Members of Congress closed ranks last night to back the men and women waging a war that many lawmakers had sought to avert four days earlier.

Even those who had strongly opposed giving President Bush the authorization he sought to launch last night's assault expressed their support for the soldiers, sailors, Marines and airmen engaged in Operation Desert Storm.

"We don't want anyone in harm's way to think there is a lack of support in Congress -- nor will there be," said Sen. John Glenn (D-Ohio).

"We must now stand united in support of our armed forces in the gulf who have embraced the duty and burden of conducting the war," House Speaker Thomas S. Foley (D-Wash.) said in a statement. "We must now pray for a conflict that ends quickly, decisively and with a minimum loss of life."

Sen. David L. Boren (D-Okla.), chairman of the Senate Select Committee on Intelligence, predicted "unanimous support {in Congress} for our troops and the resources necessary to prevail. . . . You'll see Congress playing the role of supporting player."

Some of those who on Saturday had voted against the congressional resolution authorizing the use of force continued to express reservations. "It's not a good feeling," said Rep. Silvio O. Conte (R-Mass.), one of three House Republicans who opposed Bush. "But at a time like this, you've got to rally behind your troops. Anything else would be dishonorable. It's a sad day."

Describing the congressional mood, Senate Minority Whip Alan K. Simpson (R-Wyo.) said: "I don't think there was any sense of glee or satisfaction {in Saturday's vote} and I think the same is true today."

At least one lawmaker was vocal in his dissent. Rep. Ronald V. Dellums (D-Calif.) declared himself to be "outraged" and called war with Iraq "an inestimable tragedy, one for which it will take us a lifetime to atone."

But generally members of Congress praised Bush, Defense Secretary Richard B. Cheney and Gen. Colin L. Powell, chairman of the Joint Chiefs of Staff, for using substantial force in the initial attack and predicted a quick, decisive victory.

"I believe we will prevail in a matter of days or weeks," said Senate Armed Services Committee Chairman Sam Nunn (D-Ga.), who had been a proponent of giving economic sanctions more time to work. "Saddam Hussein has made a tragic miscalculation."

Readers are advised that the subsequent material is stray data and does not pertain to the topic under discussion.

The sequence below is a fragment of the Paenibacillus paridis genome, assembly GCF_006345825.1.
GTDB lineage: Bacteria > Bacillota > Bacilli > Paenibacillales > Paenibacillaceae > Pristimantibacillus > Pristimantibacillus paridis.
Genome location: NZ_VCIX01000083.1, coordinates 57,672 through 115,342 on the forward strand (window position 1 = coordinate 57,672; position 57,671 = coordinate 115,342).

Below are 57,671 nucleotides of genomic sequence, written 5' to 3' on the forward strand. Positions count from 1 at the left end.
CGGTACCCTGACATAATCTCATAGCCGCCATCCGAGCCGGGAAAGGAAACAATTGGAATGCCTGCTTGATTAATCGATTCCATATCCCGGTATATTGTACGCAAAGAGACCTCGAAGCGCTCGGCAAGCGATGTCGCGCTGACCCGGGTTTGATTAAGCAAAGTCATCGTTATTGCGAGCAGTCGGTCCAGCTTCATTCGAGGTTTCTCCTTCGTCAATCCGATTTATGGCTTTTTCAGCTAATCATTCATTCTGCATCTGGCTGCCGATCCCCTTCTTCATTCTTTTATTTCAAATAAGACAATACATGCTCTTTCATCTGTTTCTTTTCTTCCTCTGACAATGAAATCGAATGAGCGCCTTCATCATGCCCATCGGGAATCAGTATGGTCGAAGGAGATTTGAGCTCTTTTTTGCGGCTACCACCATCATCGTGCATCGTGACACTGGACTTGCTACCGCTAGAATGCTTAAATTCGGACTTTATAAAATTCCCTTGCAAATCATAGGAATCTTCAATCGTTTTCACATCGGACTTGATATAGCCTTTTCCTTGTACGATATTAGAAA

Senate Minority Leader Robert J. Dole (R-Kan.) praised Bush for speaking "eloquently . . . of our national purpose in the gulf." But Glenn found Bush's nationwide television address wanting. "I'm sure the American people will unite behind the president, but it still has to be explained . . . why we are there," he said.

Rep. Lee H. Hamilton (D-Ind.) warned that backing for Bush's Desert Storm operation would last "provided he wins that war rather quickly." If it becomes prolonged, "there will be some real political difficulty sustaining that political support," he said.

The Senate is expected to approve today a bipartisan measure supporting the action. Last night, House leaders had not decided when to return for a full legislative session.

For most of the day, lawmakers and their aides on Capitol Hill watched and waited with a mounting sense of apprehension. Office television sets were tuned to CNN to keep up with whatever developments there were. By late afternoon, rumors were rife: Either Bush was on his way to the Capitol to speak with leaders or the leaders were on their way to the White House. Neither version proved to be true.

By late afternoon the ritual of notification had begun. Bush tracked down Foley at 5:30 p.m. at Brooks Brothers in downtown Washington, where he was shopping for shirts. The House speaker returned to his second-floor Capitol office so he could call the president back on a telephone that had been screened for wiretaps.

House Minority Leader Robert H. Michel (R-Ill.) had been called shortly before Foley, and Bush spoke with Senate Majority Leader George J. Mitchell (D-Maine) afterward.

Sen. Robert C. Byrd (D-W.Va.) was reached at about 6 p.m. "My Bible tells me that our heavenly father . . . will reward us," Byrd recalled telling the president. "I pray for you every night."

As news of the attack spread, security at the Capitol, already tight, was further increased. Squads of Capitol police, clad in slate-gray jumpsuits and many with dogs in tow, guarded the building.

Robert M. Gates, Bush's deputy national security adviser, went to Capitol Hill with the written certification required by the congressional resolution that diplomatic efforts to end Iraqi occupation of Kuwait had failed. He met with Mitchell and Dole and then headed through the Rotunda to Foley's office.

There, he found House Majority Leader Richard A. Gephardt (D-Mo.), who had been summoned by Foley. In another room in Foley's suite, House Democratic leadership aides clustered around a television set, watching initial reports of the attack on Iraq. Hunkering down for a long night, they sent out for pizza.

After speaking with Bush, Michel sat alone in his office, behind closed doors, before returning to a meeting with staff. He briefly returned to the solitude of his office before walking to Dole's office to watch the news on television.

"We all regret that this military action had to begin . . . but clearly Saddam's decision to ignore the U.N. resolutions . . . has led us here," Michel said in a statement. "We now pray fervently for the protection of our men and women in uniform. . . . We hope that their superior character and performance will bring Saddam to his knees just as quickly and assuredly as possible." Staff writers Helen Dewar, Tom Kenworthy and Don Phillips contributed to this report.